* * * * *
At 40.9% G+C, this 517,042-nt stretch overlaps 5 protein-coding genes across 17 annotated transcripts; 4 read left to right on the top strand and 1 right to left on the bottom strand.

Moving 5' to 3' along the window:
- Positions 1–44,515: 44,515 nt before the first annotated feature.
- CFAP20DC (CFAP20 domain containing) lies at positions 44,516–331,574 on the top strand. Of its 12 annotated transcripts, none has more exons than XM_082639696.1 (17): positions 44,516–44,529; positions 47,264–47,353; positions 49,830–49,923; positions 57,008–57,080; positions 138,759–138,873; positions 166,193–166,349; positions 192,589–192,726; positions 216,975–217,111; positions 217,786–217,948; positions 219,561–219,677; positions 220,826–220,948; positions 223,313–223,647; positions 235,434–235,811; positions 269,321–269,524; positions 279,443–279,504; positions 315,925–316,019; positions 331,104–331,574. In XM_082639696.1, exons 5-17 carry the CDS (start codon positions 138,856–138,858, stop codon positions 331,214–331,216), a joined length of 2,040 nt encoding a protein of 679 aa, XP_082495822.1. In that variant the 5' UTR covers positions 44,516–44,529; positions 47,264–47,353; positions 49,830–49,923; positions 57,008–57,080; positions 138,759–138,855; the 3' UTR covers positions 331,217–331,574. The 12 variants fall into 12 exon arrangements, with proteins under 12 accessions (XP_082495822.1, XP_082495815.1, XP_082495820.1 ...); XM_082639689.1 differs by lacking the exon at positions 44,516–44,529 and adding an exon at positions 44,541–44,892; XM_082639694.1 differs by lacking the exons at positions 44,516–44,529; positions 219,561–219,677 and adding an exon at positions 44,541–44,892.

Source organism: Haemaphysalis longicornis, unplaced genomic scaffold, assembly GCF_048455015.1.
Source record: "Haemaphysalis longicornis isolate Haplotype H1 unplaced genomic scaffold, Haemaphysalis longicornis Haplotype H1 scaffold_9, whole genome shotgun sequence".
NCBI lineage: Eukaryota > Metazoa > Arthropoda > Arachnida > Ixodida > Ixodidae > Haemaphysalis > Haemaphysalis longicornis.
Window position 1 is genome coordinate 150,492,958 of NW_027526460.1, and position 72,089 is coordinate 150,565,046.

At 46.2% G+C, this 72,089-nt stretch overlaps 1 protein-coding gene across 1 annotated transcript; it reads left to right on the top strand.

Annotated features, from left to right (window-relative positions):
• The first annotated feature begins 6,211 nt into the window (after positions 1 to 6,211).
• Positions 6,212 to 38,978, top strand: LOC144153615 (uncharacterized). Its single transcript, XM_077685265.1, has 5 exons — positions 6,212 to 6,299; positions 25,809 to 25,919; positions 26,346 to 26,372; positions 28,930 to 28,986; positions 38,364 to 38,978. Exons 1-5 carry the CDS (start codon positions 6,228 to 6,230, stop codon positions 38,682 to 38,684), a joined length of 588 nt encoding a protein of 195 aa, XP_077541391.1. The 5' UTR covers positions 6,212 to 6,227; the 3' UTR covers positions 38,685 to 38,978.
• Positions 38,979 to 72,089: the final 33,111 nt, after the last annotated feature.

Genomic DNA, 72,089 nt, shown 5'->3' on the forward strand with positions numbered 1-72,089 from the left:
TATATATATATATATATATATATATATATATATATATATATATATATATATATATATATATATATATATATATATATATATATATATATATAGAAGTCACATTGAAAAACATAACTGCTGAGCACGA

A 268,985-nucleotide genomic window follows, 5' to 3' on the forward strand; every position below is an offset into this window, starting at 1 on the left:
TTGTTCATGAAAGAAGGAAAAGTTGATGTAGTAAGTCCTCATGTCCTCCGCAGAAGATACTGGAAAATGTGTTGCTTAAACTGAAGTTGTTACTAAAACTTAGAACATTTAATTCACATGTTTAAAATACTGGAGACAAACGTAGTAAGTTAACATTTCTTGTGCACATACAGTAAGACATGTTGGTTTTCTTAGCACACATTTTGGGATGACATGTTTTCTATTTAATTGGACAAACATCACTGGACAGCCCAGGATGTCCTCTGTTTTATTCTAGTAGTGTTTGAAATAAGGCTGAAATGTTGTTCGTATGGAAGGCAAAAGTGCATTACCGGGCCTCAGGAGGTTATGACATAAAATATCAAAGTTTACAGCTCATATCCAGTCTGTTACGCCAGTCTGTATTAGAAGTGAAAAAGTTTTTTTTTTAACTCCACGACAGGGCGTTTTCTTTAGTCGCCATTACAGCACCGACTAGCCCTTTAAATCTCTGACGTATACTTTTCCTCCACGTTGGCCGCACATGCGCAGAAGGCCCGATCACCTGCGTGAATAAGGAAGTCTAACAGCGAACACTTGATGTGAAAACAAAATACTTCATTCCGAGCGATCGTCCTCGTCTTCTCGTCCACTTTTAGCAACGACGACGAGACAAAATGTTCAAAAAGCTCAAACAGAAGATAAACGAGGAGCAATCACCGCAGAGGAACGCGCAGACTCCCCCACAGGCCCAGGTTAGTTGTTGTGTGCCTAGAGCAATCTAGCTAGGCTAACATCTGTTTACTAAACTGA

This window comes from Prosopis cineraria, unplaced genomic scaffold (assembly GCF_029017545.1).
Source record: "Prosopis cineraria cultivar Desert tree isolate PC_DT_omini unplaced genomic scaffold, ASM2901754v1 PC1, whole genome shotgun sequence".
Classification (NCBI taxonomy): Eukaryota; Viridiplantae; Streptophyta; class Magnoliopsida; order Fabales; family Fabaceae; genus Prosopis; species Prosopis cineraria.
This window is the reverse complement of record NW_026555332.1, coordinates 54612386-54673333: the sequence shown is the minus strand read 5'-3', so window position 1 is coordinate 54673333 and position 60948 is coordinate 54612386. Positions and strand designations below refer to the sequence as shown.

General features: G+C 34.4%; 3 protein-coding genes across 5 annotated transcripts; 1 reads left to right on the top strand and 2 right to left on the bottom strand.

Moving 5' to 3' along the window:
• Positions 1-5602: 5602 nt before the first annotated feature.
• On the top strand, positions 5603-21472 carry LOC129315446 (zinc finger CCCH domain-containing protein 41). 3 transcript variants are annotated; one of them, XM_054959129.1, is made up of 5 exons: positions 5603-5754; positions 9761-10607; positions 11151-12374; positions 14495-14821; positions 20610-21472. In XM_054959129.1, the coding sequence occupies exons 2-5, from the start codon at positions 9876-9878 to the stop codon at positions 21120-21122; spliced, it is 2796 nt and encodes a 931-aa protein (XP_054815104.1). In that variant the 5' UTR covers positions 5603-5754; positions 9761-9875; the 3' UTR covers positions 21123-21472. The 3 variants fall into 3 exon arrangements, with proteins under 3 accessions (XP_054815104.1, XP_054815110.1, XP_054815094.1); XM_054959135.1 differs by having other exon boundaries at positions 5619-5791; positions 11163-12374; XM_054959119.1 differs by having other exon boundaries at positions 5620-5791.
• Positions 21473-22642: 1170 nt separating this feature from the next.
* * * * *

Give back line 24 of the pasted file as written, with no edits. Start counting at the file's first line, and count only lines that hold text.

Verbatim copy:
• Positions 1-5602: 5602 nt before the first annotated feature.